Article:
Saving outdoor spaces and providing more avenues to ‘get rad’ are the thrust behind Radify Development, a business-meets-average joe website to promote sustainable ventures.
The American Dream has changed; where once it meant landing a career, living in the suburbs, and owning a color TV, now we aspire to follow our dreams – start a business and work to live, not the other way around.
However, passion projects-turned entrepreneurs often lack some of the business skills needed to succeed. That’s where Radify hopes to step in.
Community Skis: Passion Becomes Livelihood
Sawing, shaving, sanding, and waxing custom skis out of a tow-behind hut that looks like something from “Little House on the Prairie” is the kind of crazy idea that makes for a cool hobby. Hooking it up to run on 100 percent off-grid solar power and grow it into a viable business makes it just wild enough to inspire others who are passionate about the outdoors to follow their own “out-there” concepts.
Community Skis – the brick and mortar descendant of that concept – built on what 333 Skis started. That company took the seemingly daunting leap from fledgling business, scrabbling together enough money to keep the lights on, to a full-fledged independent company with a stable revenue stream.
Though it’s entirely doable, that kind of transition is what kills so many great schemes for startups. Enter Radify Development, a consulting and land acquisition/building firm that launched in March for other developers – the catchall term that refers to anyone looking to turn a plot of land into something that will host or attract people.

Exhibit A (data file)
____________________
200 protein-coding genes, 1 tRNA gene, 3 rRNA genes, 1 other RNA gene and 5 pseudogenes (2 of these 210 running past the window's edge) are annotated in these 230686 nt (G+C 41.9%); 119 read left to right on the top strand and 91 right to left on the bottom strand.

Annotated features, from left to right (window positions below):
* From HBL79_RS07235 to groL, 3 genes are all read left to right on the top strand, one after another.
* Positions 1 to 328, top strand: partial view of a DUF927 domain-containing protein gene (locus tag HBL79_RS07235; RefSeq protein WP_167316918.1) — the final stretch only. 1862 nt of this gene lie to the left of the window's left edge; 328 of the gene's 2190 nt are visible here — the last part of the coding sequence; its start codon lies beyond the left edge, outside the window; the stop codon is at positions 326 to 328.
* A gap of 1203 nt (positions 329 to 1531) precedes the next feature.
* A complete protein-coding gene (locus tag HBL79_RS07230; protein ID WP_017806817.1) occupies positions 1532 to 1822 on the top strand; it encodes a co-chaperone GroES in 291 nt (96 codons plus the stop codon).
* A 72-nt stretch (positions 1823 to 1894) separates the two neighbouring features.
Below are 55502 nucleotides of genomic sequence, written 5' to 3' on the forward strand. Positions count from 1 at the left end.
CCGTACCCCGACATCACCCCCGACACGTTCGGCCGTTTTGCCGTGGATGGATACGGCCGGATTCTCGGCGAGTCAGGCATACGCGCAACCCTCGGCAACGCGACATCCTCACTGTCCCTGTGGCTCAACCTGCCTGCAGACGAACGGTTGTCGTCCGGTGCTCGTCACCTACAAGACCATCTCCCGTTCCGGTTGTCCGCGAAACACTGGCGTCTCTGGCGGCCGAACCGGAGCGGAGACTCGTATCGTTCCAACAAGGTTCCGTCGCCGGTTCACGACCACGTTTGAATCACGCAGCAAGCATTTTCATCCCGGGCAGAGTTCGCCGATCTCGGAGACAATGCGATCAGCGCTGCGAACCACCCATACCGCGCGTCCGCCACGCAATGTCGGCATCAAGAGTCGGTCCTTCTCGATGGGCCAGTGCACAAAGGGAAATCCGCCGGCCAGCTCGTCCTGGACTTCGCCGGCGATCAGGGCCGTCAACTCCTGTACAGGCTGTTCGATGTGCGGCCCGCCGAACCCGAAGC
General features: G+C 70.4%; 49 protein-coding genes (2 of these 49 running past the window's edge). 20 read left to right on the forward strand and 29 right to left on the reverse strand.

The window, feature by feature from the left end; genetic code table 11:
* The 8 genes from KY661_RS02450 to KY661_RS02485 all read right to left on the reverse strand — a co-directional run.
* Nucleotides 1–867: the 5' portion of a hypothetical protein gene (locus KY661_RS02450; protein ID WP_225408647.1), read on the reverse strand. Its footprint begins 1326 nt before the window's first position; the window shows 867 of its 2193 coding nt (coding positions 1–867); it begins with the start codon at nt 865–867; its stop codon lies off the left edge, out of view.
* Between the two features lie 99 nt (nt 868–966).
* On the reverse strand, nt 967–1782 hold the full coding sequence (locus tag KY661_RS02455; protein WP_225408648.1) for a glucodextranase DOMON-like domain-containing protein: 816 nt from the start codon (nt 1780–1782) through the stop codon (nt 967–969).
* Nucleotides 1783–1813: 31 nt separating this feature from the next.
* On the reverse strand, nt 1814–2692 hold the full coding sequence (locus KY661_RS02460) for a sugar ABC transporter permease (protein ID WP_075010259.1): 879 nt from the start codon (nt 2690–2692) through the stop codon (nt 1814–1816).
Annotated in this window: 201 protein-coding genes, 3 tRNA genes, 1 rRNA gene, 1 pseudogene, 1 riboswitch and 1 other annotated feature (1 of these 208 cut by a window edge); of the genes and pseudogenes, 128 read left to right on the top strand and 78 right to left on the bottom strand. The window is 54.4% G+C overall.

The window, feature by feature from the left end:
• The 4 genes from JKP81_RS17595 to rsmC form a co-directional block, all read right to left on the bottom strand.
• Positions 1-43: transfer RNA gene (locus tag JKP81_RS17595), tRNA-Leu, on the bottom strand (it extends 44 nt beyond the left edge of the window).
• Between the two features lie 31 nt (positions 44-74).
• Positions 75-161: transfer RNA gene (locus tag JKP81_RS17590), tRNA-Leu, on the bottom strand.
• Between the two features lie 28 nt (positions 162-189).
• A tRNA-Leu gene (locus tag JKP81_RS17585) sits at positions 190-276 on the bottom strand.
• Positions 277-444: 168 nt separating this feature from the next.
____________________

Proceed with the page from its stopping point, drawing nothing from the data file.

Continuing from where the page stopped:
Radify: ‘Outdoorsy’ Business Consulting, Land Development
Before you go cross-eyed, know that this site is not just for industry professionals and real estate moguls. The firm helps independent startups and sustainably minded investors connect to a community of outdoor industry companies to secure land, raise startup funds, attract customers, and literally build a business from the ground up.
“We consult for people who have all the tools and resources, but we’re also there for anyone who just has an idea and doesn’t know how to get started,” said Johannes Ariens, Radify founder.
While the company makes money charging for consulting services, it hosts valuable free services for real beginners: A candid blog of startup advice from Ariens himself and a behind-the-scenes podcast that features outdoors entrepreneurs who’ve “made it.”
333’s mobile ski factory, a European-style, mountain-top tea house, and an art gallery ski lodge are a few of the “alternative developments” that Radify courts and features on its podcast – revealing the interesting and exhausting process of making sustainable places for folks to enjoy the outdoors.
“The people doing these projects often don’t consider themselves developers – they’re just consumed with a vision for creating an amazing outdoor experience through creative and visionary projects and the creation of greater access,” said Ariens.
While developing his own alternative development, a cold-water surf park in Washington that opens next spring, Ariens discovered the need for something like Radify – a space to perfect ideas that create sustainable, environmentally sound outdoor businesses, especially when most development is fueled by what he calls “extraction industries.”
“Industries like logging and fishing are waning, leaving economic voids to the areas they were traditionally supporting. Governments here in Washington and elsewhere are actively pursuing outdoor recreation as a viable economic solution to supplement these often rural economies,” he said of Washington’s evolving economic and environmental situation. “Alternative developments are truly viable solutions to rural economic development in natural locales that were once seen only as suitable for land use / extraction industries.”